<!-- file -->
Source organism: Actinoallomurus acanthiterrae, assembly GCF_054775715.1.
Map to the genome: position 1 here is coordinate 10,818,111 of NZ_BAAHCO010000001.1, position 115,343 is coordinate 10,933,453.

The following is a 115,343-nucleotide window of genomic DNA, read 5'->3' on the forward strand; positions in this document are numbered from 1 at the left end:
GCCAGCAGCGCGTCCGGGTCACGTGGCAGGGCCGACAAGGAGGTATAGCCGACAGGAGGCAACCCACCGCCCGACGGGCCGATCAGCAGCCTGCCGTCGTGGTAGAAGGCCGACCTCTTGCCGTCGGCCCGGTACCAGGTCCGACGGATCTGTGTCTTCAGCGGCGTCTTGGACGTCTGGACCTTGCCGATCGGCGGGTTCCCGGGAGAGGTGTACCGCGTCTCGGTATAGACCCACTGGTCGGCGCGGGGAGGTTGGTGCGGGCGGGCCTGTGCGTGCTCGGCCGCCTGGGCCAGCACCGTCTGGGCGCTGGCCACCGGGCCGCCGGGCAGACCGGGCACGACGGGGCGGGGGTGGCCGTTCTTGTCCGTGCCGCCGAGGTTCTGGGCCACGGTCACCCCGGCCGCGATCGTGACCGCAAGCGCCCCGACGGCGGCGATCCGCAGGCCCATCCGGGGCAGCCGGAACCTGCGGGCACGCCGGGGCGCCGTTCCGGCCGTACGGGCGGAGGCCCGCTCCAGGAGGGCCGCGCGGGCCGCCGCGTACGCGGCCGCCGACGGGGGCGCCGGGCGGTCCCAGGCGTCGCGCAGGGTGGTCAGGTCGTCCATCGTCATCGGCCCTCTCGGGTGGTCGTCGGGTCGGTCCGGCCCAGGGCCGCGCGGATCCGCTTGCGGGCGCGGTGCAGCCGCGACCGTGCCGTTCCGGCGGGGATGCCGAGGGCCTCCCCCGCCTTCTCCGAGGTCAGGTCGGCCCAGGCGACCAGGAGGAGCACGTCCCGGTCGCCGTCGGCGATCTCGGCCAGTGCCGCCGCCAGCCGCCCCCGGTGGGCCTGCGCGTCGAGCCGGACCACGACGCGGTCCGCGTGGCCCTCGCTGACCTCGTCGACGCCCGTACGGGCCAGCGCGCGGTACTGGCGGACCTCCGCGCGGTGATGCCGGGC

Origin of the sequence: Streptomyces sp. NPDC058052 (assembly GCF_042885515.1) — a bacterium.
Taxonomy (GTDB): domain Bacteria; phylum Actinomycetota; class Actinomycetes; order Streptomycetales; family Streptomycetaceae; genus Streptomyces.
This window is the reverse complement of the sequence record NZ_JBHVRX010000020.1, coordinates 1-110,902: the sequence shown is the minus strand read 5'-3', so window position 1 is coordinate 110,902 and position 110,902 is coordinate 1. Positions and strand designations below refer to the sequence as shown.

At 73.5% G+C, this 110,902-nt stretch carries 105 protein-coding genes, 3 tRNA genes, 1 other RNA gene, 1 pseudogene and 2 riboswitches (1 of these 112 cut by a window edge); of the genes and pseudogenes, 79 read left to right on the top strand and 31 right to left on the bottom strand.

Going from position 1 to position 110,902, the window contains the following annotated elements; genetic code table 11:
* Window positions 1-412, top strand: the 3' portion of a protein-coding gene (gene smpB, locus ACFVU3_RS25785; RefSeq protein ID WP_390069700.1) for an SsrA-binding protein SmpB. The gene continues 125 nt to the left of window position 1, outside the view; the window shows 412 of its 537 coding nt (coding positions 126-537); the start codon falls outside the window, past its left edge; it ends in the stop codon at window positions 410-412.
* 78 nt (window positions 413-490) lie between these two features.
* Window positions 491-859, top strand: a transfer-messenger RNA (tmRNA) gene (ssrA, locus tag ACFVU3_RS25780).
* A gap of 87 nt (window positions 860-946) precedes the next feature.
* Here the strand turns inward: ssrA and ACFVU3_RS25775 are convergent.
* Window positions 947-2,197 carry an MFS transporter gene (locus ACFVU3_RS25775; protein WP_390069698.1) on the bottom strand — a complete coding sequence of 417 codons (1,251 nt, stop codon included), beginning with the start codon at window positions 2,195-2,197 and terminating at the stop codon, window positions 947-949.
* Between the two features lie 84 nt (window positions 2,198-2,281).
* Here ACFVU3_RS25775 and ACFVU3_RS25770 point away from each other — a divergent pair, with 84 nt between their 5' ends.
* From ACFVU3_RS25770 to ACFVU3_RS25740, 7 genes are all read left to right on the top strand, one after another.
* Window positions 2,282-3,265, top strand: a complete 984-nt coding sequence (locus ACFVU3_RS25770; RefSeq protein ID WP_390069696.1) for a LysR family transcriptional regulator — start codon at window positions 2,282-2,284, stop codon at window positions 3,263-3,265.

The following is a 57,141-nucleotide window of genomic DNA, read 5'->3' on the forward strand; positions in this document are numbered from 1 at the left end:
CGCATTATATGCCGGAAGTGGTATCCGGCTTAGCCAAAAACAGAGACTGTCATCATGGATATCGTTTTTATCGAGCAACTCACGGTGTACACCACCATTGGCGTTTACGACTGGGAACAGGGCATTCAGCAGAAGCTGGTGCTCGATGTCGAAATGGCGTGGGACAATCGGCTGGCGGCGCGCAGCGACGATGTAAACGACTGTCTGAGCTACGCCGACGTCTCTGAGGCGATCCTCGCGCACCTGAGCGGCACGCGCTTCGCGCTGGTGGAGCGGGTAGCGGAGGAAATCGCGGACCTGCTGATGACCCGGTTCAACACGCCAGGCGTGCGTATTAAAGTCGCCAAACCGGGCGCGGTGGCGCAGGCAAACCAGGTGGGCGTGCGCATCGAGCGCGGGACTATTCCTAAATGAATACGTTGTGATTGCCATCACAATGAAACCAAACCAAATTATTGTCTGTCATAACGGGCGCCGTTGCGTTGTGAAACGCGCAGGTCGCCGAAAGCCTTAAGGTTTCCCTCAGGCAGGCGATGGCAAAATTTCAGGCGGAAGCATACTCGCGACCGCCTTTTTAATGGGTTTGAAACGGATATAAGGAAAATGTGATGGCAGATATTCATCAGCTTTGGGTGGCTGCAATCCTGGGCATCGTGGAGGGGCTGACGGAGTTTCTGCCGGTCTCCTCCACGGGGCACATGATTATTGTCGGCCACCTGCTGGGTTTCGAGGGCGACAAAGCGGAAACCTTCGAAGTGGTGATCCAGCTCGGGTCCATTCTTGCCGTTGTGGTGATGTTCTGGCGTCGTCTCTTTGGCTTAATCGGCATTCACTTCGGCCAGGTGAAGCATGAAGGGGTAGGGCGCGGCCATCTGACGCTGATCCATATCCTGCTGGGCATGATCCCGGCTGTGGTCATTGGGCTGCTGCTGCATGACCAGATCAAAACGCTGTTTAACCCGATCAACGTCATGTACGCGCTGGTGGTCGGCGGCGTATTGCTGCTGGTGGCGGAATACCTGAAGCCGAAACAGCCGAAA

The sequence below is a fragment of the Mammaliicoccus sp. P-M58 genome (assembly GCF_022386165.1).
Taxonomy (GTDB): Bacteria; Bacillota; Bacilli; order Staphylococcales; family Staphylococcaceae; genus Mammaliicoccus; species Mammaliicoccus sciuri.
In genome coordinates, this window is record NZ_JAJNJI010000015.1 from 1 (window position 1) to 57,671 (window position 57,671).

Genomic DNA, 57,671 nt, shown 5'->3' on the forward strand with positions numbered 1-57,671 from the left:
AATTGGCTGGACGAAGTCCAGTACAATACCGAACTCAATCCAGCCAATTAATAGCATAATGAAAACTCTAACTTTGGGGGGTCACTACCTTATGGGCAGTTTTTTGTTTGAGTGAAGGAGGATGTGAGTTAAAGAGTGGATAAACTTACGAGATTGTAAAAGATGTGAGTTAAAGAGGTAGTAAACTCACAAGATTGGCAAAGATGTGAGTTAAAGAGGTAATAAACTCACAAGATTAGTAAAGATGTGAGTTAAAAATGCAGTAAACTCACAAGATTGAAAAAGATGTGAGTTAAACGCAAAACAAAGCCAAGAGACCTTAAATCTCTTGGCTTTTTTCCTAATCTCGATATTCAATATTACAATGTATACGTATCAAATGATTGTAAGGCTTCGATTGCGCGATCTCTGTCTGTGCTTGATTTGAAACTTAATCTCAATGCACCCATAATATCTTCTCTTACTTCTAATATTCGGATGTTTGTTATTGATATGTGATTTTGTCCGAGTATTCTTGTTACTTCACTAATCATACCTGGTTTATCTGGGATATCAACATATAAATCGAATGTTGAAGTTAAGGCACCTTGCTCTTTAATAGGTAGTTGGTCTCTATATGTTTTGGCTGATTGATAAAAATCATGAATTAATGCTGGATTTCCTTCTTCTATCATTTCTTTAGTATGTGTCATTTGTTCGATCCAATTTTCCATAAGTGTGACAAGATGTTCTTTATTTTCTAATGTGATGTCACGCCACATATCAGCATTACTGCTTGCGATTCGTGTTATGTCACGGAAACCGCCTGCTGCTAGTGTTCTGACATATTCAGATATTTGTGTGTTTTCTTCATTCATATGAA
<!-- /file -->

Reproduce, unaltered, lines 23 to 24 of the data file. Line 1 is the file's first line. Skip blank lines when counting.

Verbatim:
Taxonomy (GTDB): Bacteria; Bacillota; Bacilli; order Staphylococcales; family Staphylococcaceae; genus Mammaliicoccus; species Mammaliicoccus sciuri.
In genome coordinates, this window is record NZ_JAJNJI010000015.1 from 1 (window position 1) to 57,671 (window position 57,671).